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Engineering analysis 2

Using the linear relationship between the seat and wheel angles, a Matlab code was created to provide the optimal fourbar for this tricycle. The Matlab code generates optimized link lengths of r2, r3, and r4 and alpha4. The objective function, OF, is set to equel the error sum in the code. In order to optimize the fourbar mechanism, the objective function needs to be as small as possible. For every loop that the program runs, a new error is calculated and compared to the last calculated error. The program runs until all specified values for the links have been calculated and compared. The combination of link lengths (in cm) that yields the smallest error sum is the preferred fourbar mechanism to use in building the tricycle. The following results were returned after running the Matlab code:

OF_min = 14.6908
r2_best = 11 cm
r3 = rua1_best = 25 cm
r4 = rua2_best = 7 cm
alpha4_best = .6981 rad = 125.658 deg

Matlab code to run the optimization of the fourbar mechanism:

% Program optimize_fourbar_function_generation
% Created by Stephen Canfield and then modified
% This program will synthesize a fourbar based on function generation using
% a grid search method, objective function based on the square of error
% between output angle given and output angle (theta4) desired
% over a defined input angle range.

%Enter known data:
clear all
clf reset
dtr = pi/180;

r1 = 20; theta_1 = 90*dtr;
% r2 = 10; % angle of link 2 is my input, rotate fully.
% r3 = 10; rua1 = r3; % vector with unknown angle 1
% r4 = 20; rua2 = r4; % vector with unknown angle 2
% r5 = 0; theta_5 = 0; % no 5th link in this mechanism
branch = 1; % choose branch
% r3b = 300; % length of handle
% alpha3 =100*dtr; % offset angle handle
idx = 0;

% *
% Optimization routine
% *
OF_min = 1e9;
for r2 = 1:2:20
for rua1 = 1:3:40
for rua2 = 1:2:20
for alpha4 = -180*dtr:20*dtr:180*dtr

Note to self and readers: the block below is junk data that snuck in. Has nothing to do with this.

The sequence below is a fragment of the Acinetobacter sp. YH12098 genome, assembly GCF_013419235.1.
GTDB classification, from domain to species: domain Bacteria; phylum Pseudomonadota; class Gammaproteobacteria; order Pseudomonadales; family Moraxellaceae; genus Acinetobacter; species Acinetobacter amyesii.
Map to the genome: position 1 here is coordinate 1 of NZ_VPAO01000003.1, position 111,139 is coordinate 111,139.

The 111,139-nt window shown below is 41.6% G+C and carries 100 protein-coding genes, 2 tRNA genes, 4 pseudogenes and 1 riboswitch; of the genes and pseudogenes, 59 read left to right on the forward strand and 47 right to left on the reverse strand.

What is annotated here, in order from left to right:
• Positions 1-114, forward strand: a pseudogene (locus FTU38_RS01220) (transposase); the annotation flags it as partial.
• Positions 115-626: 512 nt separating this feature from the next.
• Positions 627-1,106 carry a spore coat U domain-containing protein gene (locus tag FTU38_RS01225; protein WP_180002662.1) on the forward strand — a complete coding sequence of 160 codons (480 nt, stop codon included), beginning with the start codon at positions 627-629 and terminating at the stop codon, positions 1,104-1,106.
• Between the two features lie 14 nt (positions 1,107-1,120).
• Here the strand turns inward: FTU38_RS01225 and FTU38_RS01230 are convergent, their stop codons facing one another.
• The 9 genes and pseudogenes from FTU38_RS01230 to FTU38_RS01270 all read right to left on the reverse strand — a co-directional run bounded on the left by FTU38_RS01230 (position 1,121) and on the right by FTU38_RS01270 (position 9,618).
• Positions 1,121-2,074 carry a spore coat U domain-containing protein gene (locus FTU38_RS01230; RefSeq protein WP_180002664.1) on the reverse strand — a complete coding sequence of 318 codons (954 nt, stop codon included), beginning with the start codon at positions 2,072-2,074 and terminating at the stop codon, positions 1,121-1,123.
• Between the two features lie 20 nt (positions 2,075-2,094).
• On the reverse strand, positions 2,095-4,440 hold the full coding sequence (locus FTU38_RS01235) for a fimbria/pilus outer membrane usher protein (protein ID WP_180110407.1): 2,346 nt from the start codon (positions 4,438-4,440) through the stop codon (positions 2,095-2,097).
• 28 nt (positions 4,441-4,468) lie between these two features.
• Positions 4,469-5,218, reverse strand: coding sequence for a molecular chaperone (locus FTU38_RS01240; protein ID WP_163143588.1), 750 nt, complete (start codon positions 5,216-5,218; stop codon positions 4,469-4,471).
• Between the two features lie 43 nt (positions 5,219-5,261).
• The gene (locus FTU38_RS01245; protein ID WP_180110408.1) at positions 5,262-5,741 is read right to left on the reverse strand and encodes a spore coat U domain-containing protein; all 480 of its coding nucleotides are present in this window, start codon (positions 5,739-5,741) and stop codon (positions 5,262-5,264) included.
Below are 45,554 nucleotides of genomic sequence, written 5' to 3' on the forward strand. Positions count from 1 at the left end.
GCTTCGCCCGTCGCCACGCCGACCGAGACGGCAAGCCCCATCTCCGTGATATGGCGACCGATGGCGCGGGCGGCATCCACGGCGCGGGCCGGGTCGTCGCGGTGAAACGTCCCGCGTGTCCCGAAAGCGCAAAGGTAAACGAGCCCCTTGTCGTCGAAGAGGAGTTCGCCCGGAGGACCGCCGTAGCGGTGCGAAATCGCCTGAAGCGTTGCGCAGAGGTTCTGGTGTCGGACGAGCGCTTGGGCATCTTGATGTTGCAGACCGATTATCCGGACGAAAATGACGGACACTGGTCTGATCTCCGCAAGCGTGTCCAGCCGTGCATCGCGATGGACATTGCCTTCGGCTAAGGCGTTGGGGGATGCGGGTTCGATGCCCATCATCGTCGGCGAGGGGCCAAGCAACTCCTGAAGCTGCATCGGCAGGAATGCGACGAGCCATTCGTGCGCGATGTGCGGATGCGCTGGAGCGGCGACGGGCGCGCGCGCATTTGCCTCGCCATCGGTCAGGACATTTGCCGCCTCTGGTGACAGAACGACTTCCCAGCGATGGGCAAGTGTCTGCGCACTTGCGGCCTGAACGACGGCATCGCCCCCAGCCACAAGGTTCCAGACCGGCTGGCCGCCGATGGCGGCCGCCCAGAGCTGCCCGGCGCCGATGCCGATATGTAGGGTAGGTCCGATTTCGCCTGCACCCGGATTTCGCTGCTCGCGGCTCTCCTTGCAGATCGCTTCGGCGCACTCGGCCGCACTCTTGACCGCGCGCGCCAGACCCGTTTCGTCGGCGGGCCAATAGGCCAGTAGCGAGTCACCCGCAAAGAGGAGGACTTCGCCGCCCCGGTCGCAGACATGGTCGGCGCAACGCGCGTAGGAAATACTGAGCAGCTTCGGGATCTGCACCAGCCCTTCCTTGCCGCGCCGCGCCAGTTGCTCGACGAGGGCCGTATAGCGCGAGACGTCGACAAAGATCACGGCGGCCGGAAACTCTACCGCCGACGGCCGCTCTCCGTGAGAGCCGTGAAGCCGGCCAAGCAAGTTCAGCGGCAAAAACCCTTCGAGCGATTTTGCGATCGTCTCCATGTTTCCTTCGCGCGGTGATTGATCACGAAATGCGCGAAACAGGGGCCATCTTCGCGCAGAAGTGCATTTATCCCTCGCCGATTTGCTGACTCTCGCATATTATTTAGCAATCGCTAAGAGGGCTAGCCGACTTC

idx = 0;
error_sum = 0;
for theta_2 = -15*dtr:3*dtr:15*dtr
idx = idx + 1;
[theta_ua1,theta_ua2,flag] = two_uk_angles(r1,r2,rua1,rua2,0,theta_1,theta_2,0,branch);
if theta_ua2 < 0 % shift answer from -pi - pi to 0 -> 2pi
theta_ua2 = theta_ua2 + 2*pi;
end
error = ((theta_ua2+alpha4)/dtr - (theta_2*1.7667 + 180*dtr)/dtr)^2;
error_sum = error_sum + error;
if flag == 1
error_sum = 1e9; % if mechanism does not assemble, assign error_sum a large number
end

end
OF = error_sum;
if OF < OF_min
OF_min = OF;
r2_best = r2;
rua1_best = rua1;
rua2_best = rua2;
alpha4_best = alpha4;
end
end
end
end
end
display('The results are')
OF_min
r2_best
rua1_best
rua2_best
alpha4_best
pause
% *
% Animate Mechanism
% *
r2 = r2_best;rua1 = rua1_best; rua2 = rua2_best; alpha4 = alpha4_best;
idx = 0;
for theta_2 = -15*dtr:3*dtr:15*dtr
idx = idx + 1;
[theta_ua1,theta_ua2,flag] = two_uk_angles(r1,r2,rua1,rua2,0,theta_1,theta_2,0,branch);
if theta_ua2 < 0
theta_ua2 = theta_ua2 + 2*pi;
end
plot_pts(1) = 0;
plot_pts(2) = r2*exp(i*theta_2);
plot_pts(3) = plot_pts(2) + rua1*exp(i*theta_ua1);
plot_pts(4) = plot_pts(3) + rua2*exp(i*theta_ua2);
theta_2_store(idx) = theta_2; theta_ua2_store(idx) = theta_ua2+alpha4;

if flag ~= 1
plot(plot_pts)
box = 50;
axis([-box,box,-box,box]);
title('mechanism animation')
pause(.1)
end
end
%Plot theta4 vs. theta2
plot(theta_2_store/dtr,theta_ua2_store/dtr)
title('theta4 Vs. theta2')
% *

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Engineering analysis 3

Frame deflection analysis performed using Inventor.

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Bill of Materials

Part Part Number Quantity Source Price Per Part Total Price
Front Wheels 29635T31 2 McMaster-Carr 12.98 25.96
Rear Wheel 2439T66 1 McMaster-Carr 26.13 26.13
Tubing 6582k14 1 McMaster-Carr 55.97 55.97
Chain 2 Amazon 8.00 16.00
Paint 2 Lowes 7.00 14.00
Primer 2 Lowes 7.00 14.00
Clear Coat 1 Lowes 7.00 7.00
Bike Handles 97045k521 1 McMaster-Carr 4.78 4.78
Paracord 1 Camping Survival 6.95 6.95
Crank 6473k78 2 McMaster-Carr 22.75 45.50
Bolts Lowes N/A N/A
Sprockets 2 McMaster-Carr N/A N/A
Harnesss 1 Amazon N/A N/A
Gears McMaster-Carr N/A N/A

Part Drawings

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Assembly Instructions

Include as many descriptive pictures as possible.

Implemented Design

Include pictures of the final product.

Summary and Conclusions